Frog Jumping in O.C.? It’s not Just Swallows Gathering in San Juan Capistrano

Illustration by Faye Rogers


As a volunteer, I read a book about amphibians to elementary school kids at McFadden Library in Santa Ana, and I was sad to learn none of them had ever seen a frog.

This led to a field trip to Crystal Cove State Park to look for one. I tried to scale back expectations. Even among the green grasses of coastal Orange County, frogs are not exactly croaking in every gully.

But there is one place you’re certain to see frogs this month: San Juan Capistrano. For the fifth year in a row, a frog-jumping competition is being offered as part of the time-honored Swallow’s Day weekend events.

What do frogs have to do with the swallows returning to San Juan Capistrano?

As it turns out, nothing. Unless you count the fact that they both eat crickets.

Still, on March 22 at the Mission Grill, hundreds of children will show up to cheer on their favorites at the not-so-celebrated annual frog jump of San Juan Capistrano.

The SJC Fiesta Association supplies the frogs—recent competitors from the Kernville Whiskey Flat frog jump, which conveniently happens in February. It was at Whiskey Flat where the idea began, when Fiesta committee volunteer Jennifer Darling saw how much fun people had jumping frogs in Kern County.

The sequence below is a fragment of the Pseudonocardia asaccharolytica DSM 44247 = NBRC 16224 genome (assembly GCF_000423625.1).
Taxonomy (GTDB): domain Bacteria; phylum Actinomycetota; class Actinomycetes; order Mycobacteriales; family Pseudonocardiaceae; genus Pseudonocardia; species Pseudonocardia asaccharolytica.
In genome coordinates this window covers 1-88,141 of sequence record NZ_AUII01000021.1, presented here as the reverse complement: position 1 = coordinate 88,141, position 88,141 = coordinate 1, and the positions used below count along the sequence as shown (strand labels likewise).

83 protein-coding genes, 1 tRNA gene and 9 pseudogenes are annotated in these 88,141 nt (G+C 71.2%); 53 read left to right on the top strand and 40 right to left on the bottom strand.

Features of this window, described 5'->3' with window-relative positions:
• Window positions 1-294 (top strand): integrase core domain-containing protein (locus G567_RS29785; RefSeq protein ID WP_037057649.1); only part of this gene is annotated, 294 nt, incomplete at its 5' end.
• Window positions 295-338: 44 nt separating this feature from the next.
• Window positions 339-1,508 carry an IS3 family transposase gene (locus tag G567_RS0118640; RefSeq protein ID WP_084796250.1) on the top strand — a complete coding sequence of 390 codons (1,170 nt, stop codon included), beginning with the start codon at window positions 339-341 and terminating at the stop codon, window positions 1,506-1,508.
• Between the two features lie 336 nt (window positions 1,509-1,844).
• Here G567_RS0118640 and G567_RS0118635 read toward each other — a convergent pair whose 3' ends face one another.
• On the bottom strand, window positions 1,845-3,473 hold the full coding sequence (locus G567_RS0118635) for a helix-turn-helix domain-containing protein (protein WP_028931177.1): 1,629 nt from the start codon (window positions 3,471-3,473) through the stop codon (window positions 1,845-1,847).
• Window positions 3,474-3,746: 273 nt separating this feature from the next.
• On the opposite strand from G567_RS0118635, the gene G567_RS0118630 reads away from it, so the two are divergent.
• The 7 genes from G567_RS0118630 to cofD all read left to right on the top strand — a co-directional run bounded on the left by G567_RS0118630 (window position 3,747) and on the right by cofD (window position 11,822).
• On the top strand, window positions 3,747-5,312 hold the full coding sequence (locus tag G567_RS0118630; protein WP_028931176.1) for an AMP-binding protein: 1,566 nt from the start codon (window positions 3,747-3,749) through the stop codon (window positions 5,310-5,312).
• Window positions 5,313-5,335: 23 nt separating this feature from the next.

“I brought it up to the Fiesta for years,” she said. “The board laughed at it. They thought it was the stupidest thing they’d ever heard.”

Not stupider, of course, than the hairiest man contest, a Fiesta staple, or the Hoos’ Gow day, where people who aren’t wearing Western garb are rounded up and thrown into a fake jail, forced to post bail for charity. And clearly not stupider than sitting around waiting for those fickle swallows to return to begin with.

Darling later served on the Fiesta board and was able to convince her colleagues that the frog jump would add to the feeling of the Old West. Think Mark Twain, who immortalized frog jumps with his short story “The Celebrated Jumping Frog of Calaveras County.”

If a frog jump seems unlikely in Orange County, it wasn’t even a thing in Calaveras County when Twain penned the piece that launched his career and umpteen competitive frog-jumping contests across the nation. Twain published his frog story in 1865. The first actual frog jump in Calaveras County took place 63 years later, in 1928.

In San Juan Capistrano, Darling saw the frog jump as a moneymaker for the association: “In Kernville, they run it like a horse race. You put down a $2 or $3 bet, and it’s a two-day event.” Darling ran it that way until someone decided to take the betting out, because it had turned out to be more of a children’s event.

When Jim Taylor was elected Fiesta president in 2017, Darling told him: “You can’t let this die.” Along with the tradition, Taylor also had to take over the care and feeding of the frogs, which arrive from Kernville in a refrigerated state of hibernation.

“When I first get the frog delivery,” Taylor says, “I place them into a tub. One giant, green sludge pile. I put them on the patio with 250 crickets, put a lid on the tub, and before too long, all those crickets are gone.”

By the time Taylor gets them to the Mission Grill, they’re good to go. Usually.